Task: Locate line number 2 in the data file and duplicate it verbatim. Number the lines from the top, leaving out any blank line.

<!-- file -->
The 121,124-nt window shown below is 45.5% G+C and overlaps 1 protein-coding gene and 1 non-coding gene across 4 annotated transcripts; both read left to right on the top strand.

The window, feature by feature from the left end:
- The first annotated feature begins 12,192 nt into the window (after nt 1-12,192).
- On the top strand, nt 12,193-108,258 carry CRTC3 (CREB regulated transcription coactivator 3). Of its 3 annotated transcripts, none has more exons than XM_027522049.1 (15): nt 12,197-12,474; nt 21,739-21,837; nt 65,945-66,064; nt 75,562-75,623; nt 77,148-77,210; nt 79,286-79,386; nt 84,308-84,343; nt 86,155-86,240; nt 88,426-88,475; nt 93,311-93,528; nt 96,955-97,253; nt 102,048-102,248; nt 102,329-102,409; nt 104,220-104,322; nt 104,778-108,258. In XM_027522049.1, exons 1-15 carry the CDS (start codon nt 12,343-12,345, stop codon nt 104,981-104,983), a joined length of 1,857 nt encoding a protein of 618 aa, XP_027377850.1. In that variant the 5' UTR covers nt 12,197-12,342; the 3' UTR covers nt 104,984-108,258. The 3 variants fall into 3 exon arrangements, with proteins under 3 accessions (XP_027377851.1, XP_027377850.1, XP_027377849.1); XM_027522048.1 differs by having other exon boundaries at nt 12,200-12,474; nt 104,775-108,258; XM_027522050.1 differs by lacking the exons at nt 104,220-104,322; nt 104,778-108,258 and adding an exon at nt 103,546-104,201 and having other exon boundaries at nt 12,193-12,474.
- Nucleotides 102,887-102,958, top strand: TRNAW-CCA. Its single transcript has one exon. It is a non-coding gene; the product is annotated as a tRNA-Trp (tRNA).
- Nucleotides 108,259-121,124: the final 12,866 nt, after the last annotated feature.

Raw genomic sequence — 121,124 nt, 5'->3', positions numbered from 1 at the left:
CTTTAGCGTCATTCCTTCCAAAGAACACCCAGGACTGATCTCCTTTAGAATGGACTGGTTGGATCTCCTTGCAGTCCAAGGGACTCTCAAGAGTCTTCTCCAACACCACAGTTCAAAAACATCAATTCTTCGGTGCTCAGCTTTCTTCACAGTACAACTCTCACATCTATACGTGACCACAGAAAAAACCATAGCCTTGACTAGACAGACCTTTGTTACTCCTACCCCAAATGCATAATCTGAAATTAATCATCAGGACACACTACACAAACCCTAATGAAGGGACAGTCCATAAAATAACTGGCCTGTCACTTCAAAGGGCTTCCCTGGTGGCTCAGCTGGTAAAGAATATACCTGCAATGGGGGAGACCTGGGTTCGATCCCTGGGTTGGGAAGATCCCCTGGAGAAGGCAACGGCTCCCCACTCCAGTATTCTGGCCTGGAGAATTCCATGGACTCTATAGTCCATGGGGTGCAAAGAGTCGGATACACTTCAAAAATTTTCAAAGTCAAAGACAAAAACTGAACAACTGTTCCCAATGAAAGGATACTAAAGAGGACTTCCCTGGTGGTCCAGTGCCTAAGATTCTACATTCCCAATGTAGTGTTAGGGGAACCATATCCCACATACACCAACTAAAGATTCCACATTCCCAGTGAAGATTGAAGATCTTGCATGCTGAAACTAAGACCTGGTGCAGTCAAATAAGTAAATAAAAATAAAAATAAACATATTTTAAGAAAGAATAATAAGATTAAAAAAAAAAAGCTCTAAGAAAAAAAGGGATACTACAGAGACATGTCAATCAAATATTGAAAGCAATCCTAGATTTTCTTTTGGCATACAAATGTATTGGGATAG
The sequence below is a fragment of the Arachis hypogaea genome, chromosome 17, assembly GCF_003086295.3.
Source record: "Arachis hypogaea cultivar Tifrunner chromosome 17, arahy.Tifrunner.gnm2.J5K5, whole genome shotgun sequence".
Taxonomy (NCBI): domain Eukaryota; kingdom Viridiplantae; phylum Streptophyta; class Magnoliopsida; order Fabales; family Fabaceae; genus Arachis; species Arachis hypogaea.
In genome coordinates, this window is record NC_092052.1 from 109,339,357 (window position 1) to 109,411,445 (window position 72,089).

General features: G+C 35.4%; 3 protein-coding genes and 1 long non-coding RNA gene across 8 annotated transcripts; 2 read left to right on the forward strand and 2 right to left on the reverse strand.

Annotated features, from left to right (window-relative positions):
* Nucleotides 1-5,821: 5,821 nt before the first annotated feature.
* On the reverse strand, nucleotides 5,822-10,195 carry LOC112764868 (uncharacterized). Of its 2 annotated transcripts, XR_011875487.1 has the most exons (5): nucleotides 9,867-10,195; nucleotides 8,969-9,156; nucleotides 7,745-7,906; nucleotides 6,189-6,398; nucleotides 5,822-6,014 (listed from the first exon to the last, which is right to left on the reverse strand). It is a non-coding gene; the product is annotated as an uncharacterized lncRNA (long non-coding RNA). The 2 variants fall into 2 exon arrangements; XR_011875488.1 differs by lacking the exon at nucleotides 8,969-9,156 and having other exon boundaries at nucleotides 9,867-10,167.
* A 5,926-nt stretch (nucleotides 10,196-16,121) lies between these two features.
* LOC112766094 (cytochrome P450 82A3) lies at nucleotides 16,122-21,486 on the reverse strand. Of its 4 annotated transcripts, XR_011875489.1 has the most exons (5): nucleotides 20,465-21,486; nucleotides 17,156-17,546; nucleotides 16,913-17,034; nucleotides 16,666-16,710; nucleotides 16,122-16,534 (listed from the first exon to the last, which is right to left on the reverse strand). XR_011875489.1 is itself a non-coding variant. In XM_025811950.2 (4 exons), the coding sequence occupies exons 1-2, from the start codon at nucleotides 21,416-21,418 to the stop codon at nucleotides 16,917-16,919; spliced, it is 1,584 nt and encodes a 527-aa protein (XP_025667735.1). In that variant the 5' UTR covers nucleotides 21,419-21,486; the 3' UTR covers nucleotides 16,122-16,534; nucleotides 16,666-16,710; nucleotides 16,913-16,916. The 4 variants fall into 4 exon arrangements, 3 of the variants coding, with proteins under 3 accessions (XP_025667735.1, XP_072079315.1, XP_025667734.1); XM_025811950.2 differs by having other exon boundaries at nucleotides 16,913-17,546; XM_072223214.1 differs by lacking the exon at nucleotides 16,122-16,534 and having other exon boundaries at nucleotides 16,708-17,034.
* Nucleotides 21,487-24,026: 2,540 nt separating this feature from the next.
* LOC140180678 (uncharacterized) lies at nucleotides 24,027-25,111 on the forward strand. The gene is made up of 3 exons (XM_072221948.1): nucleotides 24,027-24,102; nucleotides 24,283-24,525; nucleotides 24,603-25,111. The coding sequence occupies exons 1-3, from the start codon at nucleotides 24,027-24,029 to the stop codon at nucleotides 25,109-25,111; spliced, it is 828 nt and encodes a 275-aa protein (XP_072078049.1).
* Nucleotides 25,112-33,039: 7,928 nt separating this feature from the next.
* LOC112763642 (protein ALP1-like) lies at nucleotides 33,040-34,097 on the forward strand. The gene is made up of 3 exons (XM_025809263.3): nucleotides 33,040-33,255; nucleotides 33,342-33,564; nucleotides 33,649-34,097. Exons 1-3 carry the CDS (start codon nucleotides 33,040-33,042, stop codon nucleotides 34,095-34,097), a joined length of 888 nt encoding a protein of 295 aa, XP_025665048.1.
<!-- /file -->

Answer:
The window, feature by feature from the left end: